The whole defensive game plan revolved around stopping the most electric runner in the country.Entering Saturday’s game, Andre Williams had averaged an astonishing 299 yards in his last three contests before Boston College arrived in the Carrier Dome to face Syracuse. He had totaled a remarkable 2,073 yards on the season and had firmly entrenched himself as a Heisman Trophy candidate.After the loss, he left the Dome with just 29 more yards and a banged-up shoulder.“We knew all those things and we wish the best for him,” SU defensive tackle Jay Bromley said, “but when you come into the Carrier Dome you aren’t going to win a Heisman on us.”Williams’ Heisman campaign unraveled in front of the 37,406 fans on Saturday against the Orange’s stout defensive front. He scored on a 26-yard run, but otherwise SU held him to just 3 yards on his eight other carries before the running back left the game with an injury in the third quarter.AdvertisementThis is placeholder textThe key was simple: Make the powerful downhill runner go sideline to sideline.“When we looked at his productivity he was like Floyd Little — he liked to go north and south,” head coach Scott Shafer said. “And if you came into him, he’s going to hurt you. That’s why he wears 44. We wanted to make him go sideways and then rally and have our secondary tackle.”But that’s a tougher task to execute than formulate against the Eagles’ physical offensive line. The Orange loaded up the box with four down linemen and four linebackers — Marqez Hodge got the start as SU’s fourth linebacker — and made an effort to get to Williams in the backfield.“Penetration kills offenses,” Bromley said.Five of Williams’ nine carries were for a loss. The running back who had effortlessly shredded Atlantic Coast Conference defenses was rendered inept against Syracuse.To defensive coordinator Chuck Bullough, BC’s game plan was obvious. Boston College had a running back in the Heisman conversation, so the Eagles would try to win the Heisman for him.The Orange sold out for the run, and got beaten through the air a couple of times because of it, but SU held the opposition without a 100-yard rusher as it has in every other game this season.And when Williams’ day was cut short during the third quarter, it felt irrelevant. Boston College’s running game woke up without its star. The bigger loss this Saturday was Marquis Spruill.But the linebacker returned on Syracuse’s next possession and helped the Orange when it needed a final stop late in the game.Said Spruill: “I didn’t want them to take my last game in the Dome from me.” Comments Facebook Twitter Google+ Published on December 1, 2013 at 12:16 am Contact David: [email protected] | @DBWilson2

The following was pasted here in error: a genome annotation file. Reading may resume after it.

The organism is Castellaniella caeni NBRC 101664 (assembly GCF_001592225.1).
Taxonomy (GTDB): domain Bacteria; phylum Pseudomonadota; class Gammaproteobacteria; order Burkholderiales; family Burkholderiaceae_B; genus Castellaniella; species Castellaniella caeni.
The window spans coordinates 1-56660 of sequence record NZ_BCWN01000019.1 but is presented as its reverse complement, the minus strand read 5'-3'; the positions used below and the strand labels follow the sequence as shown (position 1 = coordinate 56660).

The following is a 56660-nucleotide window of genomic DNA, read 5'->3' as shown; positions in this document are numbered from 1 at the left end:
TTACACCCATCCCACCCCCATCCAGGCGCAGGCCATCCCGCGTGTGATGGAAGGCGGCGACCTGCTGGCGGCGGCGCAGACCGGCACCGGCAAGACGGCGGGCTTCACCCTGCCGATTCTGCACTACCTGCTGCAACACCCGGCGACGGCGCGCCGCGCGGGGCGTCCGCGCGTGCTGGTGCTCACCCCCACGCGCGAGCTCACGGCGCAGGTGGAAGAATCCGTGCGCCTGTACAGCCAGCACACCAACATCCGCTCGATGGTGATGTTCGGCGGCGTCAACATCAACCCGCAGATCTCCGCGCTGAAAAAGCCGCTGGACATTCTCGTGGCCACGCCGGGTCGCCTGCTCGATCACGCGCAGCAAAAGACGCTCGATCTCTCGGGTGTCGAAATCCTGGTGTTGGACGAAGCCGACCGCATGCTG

1 Chelsea star Eden Hazard Chelsea are now just two wins away from lifting the Premier League title as the Blues opened up a ten point gap at the top of the table with a slim 1-0 victory over Manchester United at Stamford Bridge.The London outfit have struggled to perform at their best in recent weeks, with a series of draws giving United and Arsenal a glimmer hope of forcing their way into the title race.A win for the Red Devils would have played kindly into the hands of Arsenal, who were only seven points adrift of the league leaders ahead of the match, but Jose Mourinho’s side put any doubt over their title-winning abilities to bed with a typically stubborn triumph.And it was Eden Hazard, tipped as the hot favourite for both the PFA Player and Young Player of the Year awards, who proved the match-winner for Chelsea, slotting the ball through David de Gea’s legs on the stroke of half-time.Chelsea, again, were far from their best, but with the threat of the in-form Marouane Fellaini largely nullified by defender-cum-midfielder Kurt Zouma, Mourinho’s men were rarely troubled, despite United’s best efforts.The visitors’ best chance of an equaliser came in the closing stages when Radamel Falcao burst into the area and slammed an angled shot against the woodwork, though with Fellaini unmarked at the far post, a pass across goal might have seen Louis van Gaal’s side come away with a point.The game ended in controversy as the visitors were denied what first appeared to be a clear penalty when Ander Herrera was tripped by Gary Cahill on the edge of the box, but it proved a brilliant call from referee Mike Dean, as replays showed the Spaniard was looking for contact.It was a lively start from both teams but it was United who carved open the first great chance.The away end, along with goalkeeper David de Gea, were celebrating what they thought be a perfect start from their team, when a swift attacking move found Wayne Rooney in acres of space on the edge of the box.The England captain’s swerving strike was sweet and sent the net rippling, but it clipped just the wrong side of the post to leave United fans red faced.Retuning hero Didier Drogba again struggled to lead the line on his own up front, as, without strikers Diego Costa and Loic Remy, Chelsea seemed content to sit back and counter on the break.And United piled men forward, with centre-back Paddy McNair, who was an attacking outlet as well at times, having a pop from distance which was deflected just wide by John Terry.This was not the Chelsea we came to know in the early stages of the season, but they still only needed one chance to go in front, with Oscar’s clever backheel playing through Hazard, who raced onto the ball and slotted coolly through De Gea’s legs on 38 minutes.United continued to commit players forward after the break in search of the equaliser, but that left them vulnerable on the counter and Chelsea were inches away from opening up a two-goal lead on 55 minutes.Drogba bounded forward but the veteran striker failed to beat Chris Smalling for pace, instead opting to let fly from distance. His effort deflected up and over a stranded De Gea but Hazard, who sprinted in at the far post, could only find the outside of the post from an angle.It didn’t curb Man United’s enthusiasm, however, as the Red Devils – who finished the game with 70% possession – went close again through McNair, this time testing the gloves of Thibaut Courtois, before Falcao curled an effort wide and then hit the post late on.But their efforts came to nothing against a steadfast Chelsea defence, with the Blues now only needing wins against Arsenal and Leicester in their next two games to be crowned champions.